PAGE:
Saudi industrial production hits highest level since April 2020

Saudi industrial production hits highest level since April 2020
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Updated 09 December 2021

Saudi industrial production hits highest level since April 2020

Saudi industrial production hits highest level since April 2020
  • Jumps in the output of the mining and quarrying sector were mainly responsible for the expansion as it went up by 9.1 percent

Saudi industrial production expanded by an annual rate of 7.7 percent in October  to reach its highest level since April 2020, data published by Gastat showed. 

Jumps in the output of the mining and quarrying sector were mainly responsible for the expansion as it went up by 9.1 percent. This is the largest level of production for the sector since November 2019.

Oil production rose from 8.9 million barrels per day in October last year to 9.7 million bpd in October 2021.

The mining and quarrying sector accounts for the highest share in the industrial production index, making up 74.5 percent of it.

In addition, non-oil manufacturing activities grew by a yearly rate of 4 percent in October to stand at its highest level since March 2020.

Gastat said that the sector rebounded from the adverse effects of the pandemic, which hampered international trade and the Kingdom’s exports.

The report added 90 factories started production in October, citing data from the Ministry of Industry and Mineral Resources. The sector has a weight of 22.6 percent in the index.

Meanwhile, production in electricity and gas expanded by 4.7 percent compared to a year earlier, yet it had minimal effect on the index due to its small 2.9 percent weight.

Looking at monthly data, it was revealed that industrial production rose by 1.7 percent in October, on higher mining and quarrying output. The latter widened by 1.3 percent as oil production experienced an uptick, moving from 9.6 million bpd in September to 9.7 million bpd in the following month.

Manufacturing activities also grew by a monthly 4 percent while electricity and gas supply narrowed by 4.3 percent.

 


French construction design firm Clestra Hauserman opens regional HQ in Riyadh

French construction design firm Clestra Hauserman opens regional HQ in Riyadh
Updated 27 January 2022

French construction design firm Clestra Hauserman opens regional HQ in Riyadh

French construction design firm Clestra Hauserman opens regional HQ in Riyadh
  • Today, the Clestra Hauserman Group has offices in Saudi Arabia, the UAE, Qatar, Kuwait and Oman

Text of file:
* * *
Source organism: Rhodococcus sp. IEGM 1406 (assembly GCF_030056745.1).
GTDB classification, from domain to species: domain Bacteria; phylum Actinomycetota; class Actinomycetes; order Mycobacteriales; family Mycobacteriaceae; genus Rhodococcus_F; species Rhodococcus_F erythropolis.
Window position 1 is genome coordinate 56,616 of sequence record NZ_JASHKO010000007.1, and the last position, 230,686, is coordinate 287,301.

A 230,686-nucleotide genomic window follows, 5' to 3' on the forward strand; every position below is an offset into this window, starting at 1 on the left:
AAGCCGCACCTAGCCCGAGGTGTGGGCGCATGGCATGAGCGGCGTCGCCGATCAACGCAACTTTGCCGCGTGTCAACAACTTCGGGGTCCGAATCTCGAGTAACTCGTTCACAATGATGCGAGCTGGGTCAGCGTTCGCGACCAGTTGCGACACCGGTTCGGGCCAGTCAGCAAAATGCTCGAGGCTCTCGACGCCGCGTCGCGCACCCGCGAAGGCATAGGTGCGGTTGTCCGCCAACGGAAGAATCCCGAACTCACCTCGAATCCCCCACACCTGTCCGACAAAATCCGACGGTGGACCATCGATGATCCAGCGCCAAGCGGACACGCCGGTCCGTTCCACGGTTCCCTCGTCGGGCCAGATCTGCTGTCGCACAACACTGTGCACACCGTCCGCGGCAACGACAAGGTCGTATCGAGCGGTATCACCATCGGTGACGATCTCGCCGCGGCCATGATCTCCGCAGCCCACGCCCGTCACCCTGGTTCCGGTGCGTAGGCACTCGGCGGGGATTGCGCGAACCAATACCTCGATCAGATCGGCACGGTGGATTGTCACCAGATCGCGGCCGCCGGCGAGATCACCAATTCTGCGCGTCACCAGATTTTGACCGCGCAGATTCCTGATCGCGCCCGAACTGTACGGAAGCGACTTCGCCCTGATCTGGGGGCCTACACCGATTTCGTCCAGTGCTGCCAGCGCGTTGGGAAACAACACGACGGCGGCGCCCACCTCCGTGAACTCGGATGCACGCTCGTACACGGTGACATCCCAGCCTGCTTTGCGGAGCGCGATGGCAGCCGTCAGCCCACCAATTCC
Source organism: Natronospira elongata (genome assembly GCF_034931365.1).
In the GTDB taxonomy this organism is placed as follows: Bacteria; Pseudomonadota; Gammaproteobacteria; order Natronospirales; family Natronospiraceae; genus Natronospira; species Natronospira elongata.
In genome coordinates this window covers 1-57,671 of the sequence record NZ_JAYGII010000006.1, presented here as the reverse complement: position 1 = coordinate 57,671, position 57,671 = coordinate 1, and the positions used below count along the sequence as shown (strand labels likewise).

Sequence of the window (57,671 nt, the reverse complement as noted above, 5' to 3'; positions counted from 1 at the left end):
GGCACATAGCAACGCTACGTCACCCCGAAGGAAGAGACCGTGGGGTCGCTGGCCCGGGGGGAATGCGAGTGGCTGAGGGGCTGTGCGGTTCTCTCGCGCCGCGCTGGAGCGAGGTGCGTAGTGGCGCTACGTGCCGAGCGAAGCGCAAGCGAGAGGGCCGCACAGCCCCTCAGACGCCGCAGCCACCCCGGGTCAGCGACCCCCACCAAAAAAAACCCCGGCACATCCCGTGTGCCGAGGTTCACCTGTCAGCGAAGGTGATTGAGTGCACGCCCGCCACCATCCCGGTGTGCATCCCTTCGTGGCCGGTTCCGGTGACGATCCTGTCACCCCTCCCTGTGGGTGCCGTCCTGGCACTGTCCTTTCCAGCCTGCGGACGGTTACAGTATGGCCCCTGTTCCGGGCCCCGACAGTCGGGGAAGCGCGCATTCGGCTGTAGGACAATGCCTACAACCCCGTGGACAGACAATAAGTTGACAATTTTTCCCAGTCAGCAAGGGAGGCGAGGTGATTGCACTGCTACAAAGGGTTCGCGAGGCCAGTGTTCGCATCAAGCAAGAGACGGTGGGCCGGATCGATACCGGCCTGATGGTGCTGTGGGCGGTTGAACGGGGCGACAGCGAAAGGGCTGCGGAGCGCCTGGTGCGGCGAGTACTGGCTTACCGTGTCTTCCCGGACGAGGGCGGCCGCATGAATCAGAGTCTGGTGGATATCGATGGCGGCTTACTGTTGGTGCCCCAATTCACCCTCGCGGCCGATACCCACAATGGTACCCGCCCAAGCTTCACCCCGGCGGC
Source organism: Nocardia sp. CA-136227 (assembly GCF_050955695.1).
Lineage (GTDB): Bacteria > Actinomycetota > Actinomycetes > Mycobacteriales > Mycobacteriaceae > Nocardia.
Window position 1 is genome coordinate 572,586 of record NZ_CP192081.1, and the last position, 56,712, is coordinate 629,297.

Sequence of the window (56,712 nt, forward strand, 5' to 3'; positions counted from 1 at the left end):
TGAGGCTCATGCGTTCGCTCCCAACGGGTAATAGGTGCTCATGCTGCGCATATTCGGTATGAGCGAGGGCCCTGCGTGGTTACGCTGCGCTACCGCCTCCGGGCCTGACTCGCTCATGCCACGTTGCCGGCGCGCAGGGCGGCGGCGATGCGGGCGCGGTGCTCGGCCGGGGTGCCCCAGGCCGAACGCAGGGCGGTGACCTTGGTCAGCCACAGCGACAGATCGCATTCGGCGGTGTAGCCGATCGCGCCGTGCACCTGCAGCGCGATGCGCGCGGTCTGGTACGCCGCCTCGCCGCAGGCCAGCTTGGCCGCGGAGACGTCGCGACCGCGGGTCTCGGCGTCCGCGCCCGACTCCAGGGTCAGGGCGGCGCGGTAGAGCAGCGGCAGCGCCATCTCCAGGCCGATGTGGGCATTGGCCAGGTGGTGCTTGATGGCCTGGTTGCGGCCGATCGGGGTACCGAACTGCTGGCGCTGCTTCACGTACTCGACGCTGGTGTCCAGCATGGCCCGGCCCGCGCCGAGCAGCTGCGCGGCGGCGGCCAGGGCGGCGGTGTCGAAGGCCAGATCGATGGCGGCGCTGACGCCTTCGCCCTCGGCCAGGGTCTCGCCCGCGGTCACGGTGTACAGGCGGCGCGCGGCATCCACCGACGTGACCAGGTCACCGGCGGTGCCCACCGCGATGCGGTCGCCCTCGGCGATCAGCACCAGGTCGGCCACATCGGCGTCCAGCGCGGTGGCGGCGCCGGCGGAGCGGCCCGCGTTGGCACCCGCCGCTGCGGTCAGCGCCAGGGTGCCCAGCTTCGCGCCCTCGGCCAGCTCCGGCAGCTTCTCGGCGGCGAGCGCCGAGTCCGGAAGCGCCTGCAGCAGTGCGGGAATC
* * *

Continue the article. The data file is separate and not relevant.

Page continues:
RIYADH: A French construction and design firm opened its regional headquarters in Riyadh on Tuesday, in a 50-50 partnership deal with Saudi holding company, Zuhair Al-Habib Group.

Known internationally for their eco-friendly partitions, Clestra Hauserman’s decision to open a regional office in the capital city comes one year after Crown Prince Mohammed bin Salman announced the Riyadh Strategy 2030 plan. 

“Saudi Arabia is our biggest market and as of this year I can say that 80 percent of our business comes from here,” said Farid Habbas, Middle East Director of Clestra Hauserman.

“It was a natural move for the firm that we were happy and ready for. Our firm will now have direct access to the local economy, which will help us gain financial and geographic opportunities,” he told Arab News.

Clestra Hauserman, which had been based in Dubai, joins more than 40 multinational companies that are moving to Riyadh.

The plan includes a policy stating that government and state-backed institutions will no longer sign any contracts with foreign entities from 2024 unless their regional headquarters are based in the Kingdom.

The policy, which paved way for a regional headquarters attraction program, aims to help make “Riyadh one of the ten largest city economies” in the world.

Founded in 1913, the French firm has had a regional presence for more than 40 years, specializing in the manufacture and installation of prefabricated demountable partitions. Its first project in Saudi Arabia was with Aramco in the 1970s and the firm extended its regional presence via the undertaking of airport projects and numerous educational buildings and corporate offices all over the Gulf area.

Today, the Clestra Hauserman Group has offices in Saudi Arabia, the UAE, Qatar, Kuwait and Oman.

“At Clestra, we develop and design our products from scratch, then completely fit out empty buildings from zero to completion,” Habbas told Arab News. “Our work extends to maintenance and after-sales services for all our clients, where we can be on-site for any adjustments needed within 24 hours.”